Everything about Beautiful Boy suggests that it should be an emotionally devastating experience, destined to leave audiences blubbering in their seats as the credits roll. However, there’s something strangely flaccid about director Felix van Groeningen‘s storytelling and the overriding feeling is one of ill-disciplined tedium, failing to escape the same relapse cycle as that of Chalamet’s character.

Chalamet himself delivers a typically strong performance and Carell is solid, but there’s an ersatz sheen to their relationship, perhaps as a result of the fact it’s a construction born from the separate autobiographies of each of the characters. The lengthy time frame depicted means there’s also a clunky over-reliance on montages, soundtracked with maudlin cheese by the grandiose, tell-don’t-show score. The potentially compelling women of the story are forced to one side in favour of the ropey father-son dynamic and, although it’s not unengaging, the movie fails to land its killer emotional blow.

(Dir: Felix van Groeningen, 112 mins, UK Release: January 18, 2019)

Jesse Eisenberg and Alexander Skarsgård in bizarre thriller The Hummingbird Project
Jesse Eisenberg and Alexander Skarsgård in bizarre thriller The Hummingbird Project

The Hummingbird Project

I have spent years defending Jesse Eisenberg, with The Social Network standing firm as one of my favourite movies of all time. His latest film, however, is a thriller so strange and unsure of its own identity that it’s impossible to find too many positive things to say. Eisenberg plays another of his fast-talking, arrogant tech types as Wall Street drone Vincent, who splits away from his tyrannical boss (an enjoyably campy Salma Hayek) along with cousin Anton (Alexander Skarsgård, unrecognisable as a balding nerd). Their plan is to build an expensive fibre-optic tunnel direct from Kansas to Wall Street in order to shave a crucial millisecond off stock transactions.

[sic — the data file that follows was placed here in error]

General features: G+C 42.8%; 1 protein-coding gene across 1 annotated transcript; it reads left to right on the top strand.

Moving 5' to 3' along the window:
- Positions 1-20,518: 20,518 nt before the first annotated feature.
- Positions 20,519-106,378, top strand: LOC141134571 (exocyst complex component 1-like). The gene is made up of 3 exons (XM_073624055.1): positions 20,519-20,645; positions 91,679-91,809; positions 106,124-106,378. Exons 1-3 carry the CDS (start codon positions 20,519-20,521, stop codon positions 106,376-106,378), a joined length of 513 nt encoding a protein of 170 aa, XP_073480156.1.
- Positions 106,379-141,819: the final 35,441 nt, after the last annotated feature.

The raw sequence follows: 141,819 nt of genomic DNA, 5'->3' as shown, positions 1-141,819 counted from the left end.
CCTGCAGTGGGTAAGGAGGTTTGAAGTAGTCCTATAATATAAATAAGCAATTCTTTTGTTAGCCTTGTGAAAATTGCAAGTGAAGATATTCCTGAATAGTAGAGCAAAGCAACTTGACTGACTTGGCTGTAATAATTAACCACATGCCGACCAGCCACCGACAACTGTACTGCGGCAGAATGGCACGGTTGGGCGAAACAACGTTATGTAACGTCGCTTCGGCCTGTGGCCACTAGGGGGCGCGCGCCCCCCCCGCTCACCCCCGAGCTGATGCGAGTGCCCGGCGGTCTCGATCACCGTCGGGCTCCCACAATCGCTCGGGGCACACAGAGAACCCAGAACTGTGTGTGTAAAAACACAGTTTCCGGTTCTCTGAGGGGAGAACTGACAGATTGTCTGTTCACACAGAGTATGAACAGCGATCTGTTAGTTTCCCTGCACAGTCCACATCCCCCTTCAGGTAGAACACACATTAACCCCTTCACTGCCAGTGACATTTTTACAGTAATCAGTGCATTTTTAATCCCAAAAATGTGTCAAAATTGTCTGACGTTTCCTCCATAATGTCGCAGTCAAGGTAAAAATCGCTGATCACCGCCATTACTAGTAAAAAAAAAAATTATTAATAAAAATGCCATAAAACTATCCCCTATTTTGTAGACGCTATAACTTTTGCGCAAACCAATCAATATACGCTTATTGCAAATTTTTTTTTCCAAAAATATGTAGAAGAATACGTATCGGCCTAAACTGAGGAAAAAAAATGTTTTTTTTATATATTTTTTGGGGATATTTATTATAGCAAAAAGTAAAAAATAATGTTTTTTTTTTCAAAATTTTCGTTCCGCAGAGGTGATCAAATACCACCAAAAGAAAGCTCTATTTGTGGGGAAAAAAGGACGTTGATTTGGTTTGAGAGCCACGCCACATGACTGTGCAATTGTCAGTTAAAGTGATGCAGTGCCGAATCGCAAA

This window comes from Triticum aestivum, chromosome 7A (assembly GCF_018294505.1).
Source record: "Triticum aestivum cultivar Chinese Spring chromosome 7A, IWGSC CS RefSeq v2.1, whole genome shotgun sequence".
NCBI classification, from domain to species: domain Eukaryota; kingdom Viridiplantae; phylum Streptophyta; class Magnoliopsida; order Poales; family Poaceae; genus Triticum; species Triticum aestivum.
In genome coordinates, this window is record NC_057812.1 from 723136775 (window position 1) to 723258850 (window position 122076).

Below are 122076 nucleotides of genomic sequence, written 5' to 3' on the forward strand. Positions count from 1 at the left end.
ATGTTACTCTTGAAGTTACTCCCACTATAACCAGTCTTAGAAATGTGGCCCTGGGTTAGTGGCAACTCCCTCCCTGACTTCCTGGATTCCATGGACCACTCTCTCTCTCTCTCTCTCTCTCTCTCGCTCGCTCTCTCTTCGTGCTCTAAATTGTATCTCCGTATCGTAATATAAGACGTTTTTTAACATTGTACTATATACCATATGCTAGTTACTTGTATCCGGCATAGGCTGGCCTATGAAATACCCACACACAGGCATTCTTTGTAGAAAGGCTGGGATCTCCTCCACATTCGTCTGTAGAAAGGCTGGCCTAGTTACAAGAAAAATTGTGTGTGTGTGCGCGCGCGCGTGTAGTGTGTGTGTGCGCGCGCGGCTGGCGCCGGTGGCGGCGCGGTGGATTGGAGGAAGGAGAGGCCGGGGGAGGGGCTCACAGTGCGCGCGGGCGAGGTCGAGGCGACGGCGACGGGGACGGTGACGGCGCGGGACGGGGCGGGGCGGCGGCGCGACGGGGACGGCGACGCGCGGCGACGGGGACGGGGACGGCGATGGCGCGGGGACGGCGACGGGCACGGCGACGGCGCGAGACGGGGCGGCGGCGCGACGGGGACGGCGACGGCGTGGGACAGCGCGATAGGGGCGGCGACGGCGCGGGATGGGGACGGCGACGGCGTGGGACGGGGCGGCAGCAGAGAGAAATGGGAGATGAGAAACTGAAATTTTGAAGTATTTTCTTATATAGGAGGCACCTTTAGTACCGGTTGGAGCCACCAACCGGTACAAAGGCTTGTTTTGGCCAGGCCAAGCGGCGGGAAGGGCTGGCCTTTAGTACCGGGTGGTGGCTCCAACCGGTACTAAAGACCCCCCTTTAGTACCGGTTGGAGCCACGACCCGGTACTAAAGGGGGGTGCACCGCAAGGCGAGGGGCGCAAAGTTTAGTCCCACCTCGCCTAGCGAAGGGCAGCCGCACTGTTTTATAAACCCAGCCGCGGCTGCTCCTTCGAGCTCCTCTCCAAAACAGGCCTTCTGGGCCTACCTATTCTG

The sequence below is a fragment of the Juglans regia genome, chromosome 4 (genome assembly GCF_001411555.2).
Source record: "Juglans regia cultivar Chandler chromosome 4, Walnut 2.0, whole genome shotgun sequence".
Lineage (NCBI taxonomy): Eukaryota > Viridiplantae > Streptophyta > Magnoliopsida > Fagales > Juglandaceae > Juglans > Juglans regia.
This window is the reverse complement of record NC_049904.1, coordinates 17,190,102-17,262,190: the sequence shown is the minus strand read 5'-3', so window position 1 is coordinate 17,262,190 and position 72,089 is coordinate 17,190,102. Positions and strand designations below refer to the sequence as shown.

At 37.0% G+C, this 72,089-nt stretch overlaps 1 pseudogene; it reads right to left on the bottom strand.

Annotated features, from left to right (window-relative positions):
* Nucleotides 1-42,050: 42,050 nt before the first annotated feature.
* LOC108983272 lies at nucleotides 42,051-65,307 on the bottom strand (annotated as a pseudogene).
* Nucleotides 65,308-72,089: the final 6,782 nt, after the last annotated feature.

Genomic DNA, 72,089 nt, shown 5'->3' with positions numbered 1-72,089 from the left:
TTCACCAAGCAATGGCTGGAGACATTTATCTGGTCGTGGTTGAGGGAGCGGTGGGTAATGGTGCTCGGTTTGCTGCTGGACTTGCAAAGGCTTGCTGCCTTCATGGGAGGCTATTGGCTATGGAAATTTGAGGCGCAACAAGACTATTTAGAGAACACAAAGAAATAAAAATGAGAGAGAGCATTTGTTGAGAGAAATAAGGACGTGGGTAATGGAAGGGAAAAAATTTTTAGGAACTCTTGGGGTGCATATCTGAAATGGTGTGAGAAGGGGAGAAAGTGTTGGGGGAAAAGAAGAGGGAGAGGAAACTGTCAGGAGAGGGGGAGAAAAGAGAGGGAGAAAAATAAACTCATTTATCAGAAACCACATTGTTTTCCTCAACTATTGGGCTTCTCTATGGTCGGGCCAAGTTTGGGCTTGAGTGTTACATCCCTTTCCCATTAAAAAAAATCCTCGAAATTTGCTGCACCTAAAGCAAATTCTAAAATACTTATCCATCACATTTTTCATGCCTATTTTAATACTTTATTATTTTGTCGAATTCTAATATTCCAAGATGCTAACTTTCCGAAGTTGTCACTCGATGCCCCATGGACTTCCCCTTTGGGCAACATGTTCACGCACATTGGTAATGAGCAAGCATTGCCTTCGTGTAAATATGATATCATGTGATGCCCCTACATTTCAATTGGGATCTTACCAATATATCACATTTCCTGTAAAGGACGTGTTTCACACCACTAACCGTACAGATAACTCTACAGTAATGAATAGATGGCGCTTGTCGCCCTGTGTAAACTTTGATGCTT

This is by far the most tonally confused movie of LFF to date. Kim Nguyen‘s film has the sheen and style of a true story – and only a true story feels as if it could be this tedious – but it’s actually entirely fictional and entirely stupid. It’s an overlong film and one that has no idea whether it wants to be a nail-biting tech thriller or a drama about the relationship between Eisenberg and Skarsgård. Both performances are solid, with Skarsgård’s against-type loser providing an impressive contrast to Eisenberg’s trademark smart-arse bravado.

There are flashes of fun throughout the film, but they’re spread too thinly over the very lengthy running time. Nguyen’s hand on the tiller is very uncertain and lacks the characters’ willingness to improvise in the face of unforeseen problems. In the wake of a strong run of LFF movies, this one looks distinctly subpar. For a movie all about dealing in milliseconds, this one surprisingly lacks precision and confidence.

(Dir: Kim Nguyen, 111 mins, UK Release: n/a)

BFI London Film Festival 2018
BFI London Film Festival 2018

Are you excited to see these movies? Let me know your thoughts in the comments section and make sure you keep coming back for the next few weeks for reviews of all of the best movies from the BFI London Film Festival 2018.